Breeding season wrap-up and call for winter feathers

The 2017 American Kestrel breeding season is well behind us, and the numbers are in! This breeding season, we received feather samples from 610 American Kestrels from across the breeding range!

Collaborators from 25 states sent us feathers from kestrels in their nest boxes, trapping sites, and rehabilitation facilities.

With the samples sent off to the genetics lab at University of California, Los Angeles for analyses, we are making great strides towards understanding the genetic structure of breeding kestrel populations.


This map shows locations where we have received feathers from American Kestrels in the breeding season (orange), migration season (yellow) and winter season (blue) from 2017 and prior years. (Not pictured: Alaska). We welcome samples from all locations, but if you work with kestrels in an areas without dots, WE NEED YOUR HELP! Please SIGN UP to contribute feathers, or see our GET INVOLVED page to find out more. 

Full annual cycle research does not slow down with the cooling temperatures, and with winter upon us, the next phase of the Full Cycle Phenology project is shaping up. By sampling kestrels during migration and overwintering, we hope to be able to map individuals back to their breeding population of origin and to assess migratory connectivity and WE NEED YOUR HELP!

If you work with wintering kestrels please consider contributing feather samples. If you aren’t on our list yet, please SIGN UP to get your sampling kit mailed to you. If you are already signed up, but need more sampling envelopes, please Contact Us .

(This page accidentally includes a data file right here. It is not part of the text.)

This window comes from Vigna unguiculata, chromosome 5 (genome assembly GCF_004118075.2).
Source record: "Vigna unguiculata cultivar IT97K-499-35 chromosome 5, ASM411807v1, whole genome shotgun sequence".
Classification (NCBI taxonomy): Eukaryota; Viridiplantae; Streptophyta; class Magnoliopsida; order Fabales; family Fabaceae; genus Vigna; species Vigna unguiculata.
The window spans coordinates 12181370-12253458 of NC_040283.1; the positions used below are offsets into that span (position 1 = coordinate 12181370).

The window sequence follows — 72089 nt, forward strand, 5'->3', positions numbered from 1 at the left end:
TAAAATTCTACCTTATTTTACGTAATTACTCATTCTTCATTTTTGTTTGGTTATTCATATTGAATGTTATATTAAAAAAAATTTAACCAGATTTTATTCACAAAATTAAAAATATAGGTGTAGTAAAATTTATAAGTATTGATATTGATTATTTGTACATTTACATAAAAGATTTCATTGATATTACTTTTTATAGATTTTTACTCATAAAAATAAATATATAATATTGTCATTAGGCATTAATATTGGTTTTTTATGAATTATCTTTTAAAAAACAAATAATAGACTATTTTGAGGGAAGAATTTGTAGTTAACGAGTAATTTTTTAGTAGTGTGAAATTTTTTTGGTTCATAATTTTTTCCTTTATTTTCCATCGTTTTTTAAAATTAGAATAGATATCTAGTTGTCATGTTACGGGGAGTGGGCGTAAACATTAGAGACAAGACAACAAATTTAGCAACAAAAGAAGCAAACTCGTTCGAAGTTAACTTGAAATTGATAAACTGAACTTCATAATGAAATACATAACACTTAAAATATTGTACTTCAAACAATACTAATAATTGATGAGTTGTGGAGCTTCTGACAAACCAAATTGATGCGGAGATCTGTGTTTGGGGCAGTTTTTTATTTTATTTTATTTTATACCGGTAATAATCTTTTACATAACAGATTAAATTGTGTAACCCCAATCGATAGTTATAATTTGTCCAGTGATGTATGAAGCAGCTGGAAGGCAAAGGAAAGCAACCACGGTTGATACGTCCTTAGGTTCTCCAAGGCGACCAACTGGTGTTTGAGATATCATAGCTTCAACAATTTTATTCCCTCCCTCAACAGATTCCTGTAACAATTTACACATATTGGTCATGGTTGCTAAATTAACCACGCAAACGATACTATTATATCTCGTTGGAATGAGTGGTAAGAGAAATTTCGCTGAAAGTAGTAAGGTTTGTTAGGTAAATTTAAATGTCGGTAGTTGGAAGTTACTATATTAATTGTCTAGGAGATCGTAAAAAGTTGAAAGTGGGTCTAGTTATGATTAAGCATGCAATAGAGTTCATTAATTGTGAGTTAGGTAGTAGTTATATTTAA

Spring Update: American Kestrel Genoscape

The American Kestrel breeding season is well underway and kestrel researchers, citizen scientists, and wildlife rehabbers from across the U.S. and Canada have been diligently collecting feather samples to create the American Kestrel Genoscape.


It has been fantastic to connect with people working with kestrels across their breeding range, and we are excited to learn more about the different breeding populations from Alaska down to Florida, and from coast to coast across the continental U.S. and Canada! In 2017, we have had 28 feather contributers sign up from 16 states, and 5 Canadian provinces, bringing our total sampling area to 24 states, and 5 provinces from 2016-2017 (see map below).

Although we have had a great show of support and feather sample contributers, we are still in need of feather samples, particularly from the Midwest (see map below). If you work with kestrels in this area, please SIGN UP to contribute feather samples. We have little information about kestrels in this region, which may use different migratory flyways and wintering locations than eastern or western populations.

This map shows locations where we have feather sample contributers (2016: blue dots, 2017: orange dots).
We welcome samples from all locations, but if you work with kestrels in an areas without dots, WE NEED YOUR HELP! Please SIGN UP to contribute feathers, or see our GET INVOLVED page to find out more.